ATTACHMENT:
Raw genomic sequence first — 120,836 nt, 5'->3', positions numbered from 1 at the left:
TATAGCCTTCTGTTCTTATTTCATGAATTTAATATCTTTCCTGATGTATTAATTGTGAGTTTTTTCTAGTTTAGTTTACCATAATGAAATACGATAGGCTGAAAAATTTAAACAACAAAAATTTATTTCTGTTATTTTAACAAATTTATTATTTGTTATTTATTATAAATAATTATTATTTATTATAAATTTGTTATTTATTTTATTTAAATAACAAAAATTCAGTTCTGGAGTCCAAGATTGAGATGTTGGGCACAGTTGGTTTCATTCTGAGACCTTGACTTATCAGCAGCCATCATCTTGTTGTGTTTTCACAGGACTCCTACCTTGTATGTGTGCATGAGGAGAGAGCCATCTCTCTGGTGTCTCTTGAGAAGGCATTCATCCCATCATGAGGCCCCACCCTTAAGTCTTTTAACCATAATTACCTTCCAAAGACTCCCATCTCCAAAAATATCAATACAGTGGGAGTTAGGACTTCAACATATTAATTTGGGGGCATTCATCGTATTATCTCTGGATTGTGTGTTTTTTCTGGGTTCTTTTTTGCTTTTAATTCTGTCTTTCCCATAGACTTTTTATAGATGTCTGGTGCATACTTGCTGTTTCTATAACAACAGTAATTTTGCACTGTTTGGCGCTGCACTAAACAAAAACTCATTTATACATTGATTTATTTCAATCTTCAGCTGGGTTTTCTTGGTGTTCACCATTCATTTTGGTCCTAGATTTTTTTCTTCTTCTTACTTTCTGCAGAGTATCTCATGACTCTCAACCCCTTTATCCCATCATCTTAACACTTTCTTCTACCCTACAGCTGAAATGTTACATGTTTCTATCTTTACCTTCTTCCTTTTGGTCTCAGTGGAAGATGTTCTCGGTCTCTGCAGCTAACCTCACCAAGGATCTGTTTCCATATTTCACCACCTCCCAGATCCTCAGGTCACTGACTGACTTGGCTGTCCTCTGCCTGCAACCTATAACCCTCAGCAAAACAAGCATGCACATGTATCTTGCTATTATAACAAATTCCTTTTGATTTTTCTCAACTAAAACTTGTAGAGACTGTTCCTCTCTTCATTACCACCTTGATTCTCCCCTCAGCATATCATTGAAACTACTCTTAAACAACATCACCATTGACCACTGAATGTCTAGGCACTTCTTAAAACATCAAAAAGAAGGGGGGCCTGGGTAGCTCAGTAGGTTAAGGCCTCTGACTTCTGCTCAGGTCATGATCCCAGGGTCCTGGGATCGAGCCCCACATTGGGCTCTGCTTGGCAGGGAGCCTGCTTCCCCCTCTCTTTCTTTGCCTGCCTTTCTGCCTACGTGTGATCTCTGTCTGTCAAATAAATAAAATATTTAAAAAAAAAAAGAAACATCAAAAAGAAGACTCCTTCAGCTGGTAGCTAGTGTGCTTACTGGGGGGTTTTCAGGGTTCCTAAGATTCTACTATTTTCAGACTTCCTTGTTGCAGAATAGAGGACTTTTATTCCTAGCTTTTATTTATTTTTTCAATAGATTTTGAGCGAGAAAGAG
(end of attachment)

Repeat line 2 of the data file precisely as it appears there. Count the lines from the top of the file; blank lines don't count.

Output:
TATAGCCTTCTGTTCTTATTTCATGAATTTAATATCTTTCCTGATGTATTAATTGTGAGTTTTTTCTAGTTTAGTTTACCATAATGAAATACGATAGGCTGAAAAATTTAAACAACAAAAATTTATTTCTGTTATTTTAACAAATTTATTATTTGTTATTTATTATAAATAATTATTATTTATTATAAATTTGTTATTTATTTTATTTAAATAACAAAAATTCAGTTCTGGAGTCCAAGATTGAGATGTTGGGCACAGTTGGTTTCATTCTGAGACCTTGACTTATCAGCAGCCATCATCTTGTTGTGTTTTCACAGGACTCCTACCTTGTATGTGTGCATGAGGAGAGAGCCATCTCTCTGGTGTCTCTTGAGAAGGCATTCATCCCATCATGAGGCCCCACCCTTAAGTCTTTTAACCATAATTACCTTCCAAAGACTCCCATCTCCAAAAATATCAATACAGTGGGAGTTAGGACTTCAACATATTAATTTGGGGGCATTCATCGTATTATCTCTGGATTGTGTGTTTTTTCTGGGTTCTTTTTTGCTTTTAATTCTGTCTTTCCCATAGACTTTTTATAGATGTCTGGTGCATACTTGCTGTTTCTATAACAACAGTAATTTTGCACTGTTTGGCGCTGCACTAAACAAAAACTCATTTATACATTGATTTATTTCAATCTTCAGCTGGGTTTTCTTGGTGTTCACCATTCATTTTGGTCCTAGATTTTTTTCTTCTTCTTACTTTCTGCAGAGTATCTCATGACTCTCAACCCCTTTATCCCATCATCTTAACACTTTCTTCTACCCTACAGCTGAAATGTTACATGTTTCTATCTTTACCTTCTTCCTTTTGGTCTCAGTGGAAGATGTTCTCGGTCTCTGCAGCTAACCTCACCAAGGATCTGTTTCCATATTTCACCACCTCCCAGATCCTCAGGTCACTGACTGACTTGGCTGTCCTCTGCCTGCAACCTATAACCCTCAGCAAAACAAGCATGCACATGTATCTTGCTATTATAACAAATTCCTTTTGATTTTTCTCAACTAAAACTTGTAGAGACTGTTCCTCTCTTCATTACCACCTTGATTCTCCCCTCAGCATATCATTGAAACTACTCTTAAACAACATCACCATTGACCACTGAATGTCTAGGCACTTCTTAAAACATCAAAAAGAAGGGGGGCCTGGGTAGCTCAGTAGGTTAAGGCCTCTGACTTCTGCTCAGGTCATGATCCCAGGGTCCTGGGATCGAGCCCCACATTGGGCTCTGCTTGGCAGGGAGCCTGCTTCCCCCTCTCTTTCTTTGCCTGCCTTTCTGCCTACGTGTGATCTCTGTCTGTCAAATAAATAAAATATTTAAAAAAAAAAAGAAACATCAAAAAGAAGACTCCTTCAGCTGGTAGCTAGTGTGCTTACTGGGGGGTTTTCAGGGTTCCTAAGATTCTACTATTTTCAGACTTCCTTGTTGCAGAATAGAGGACTTTTATTCCTAGCTTTTATTTATTTTTTCAATAGATTTTGAGCGAGAAAGAG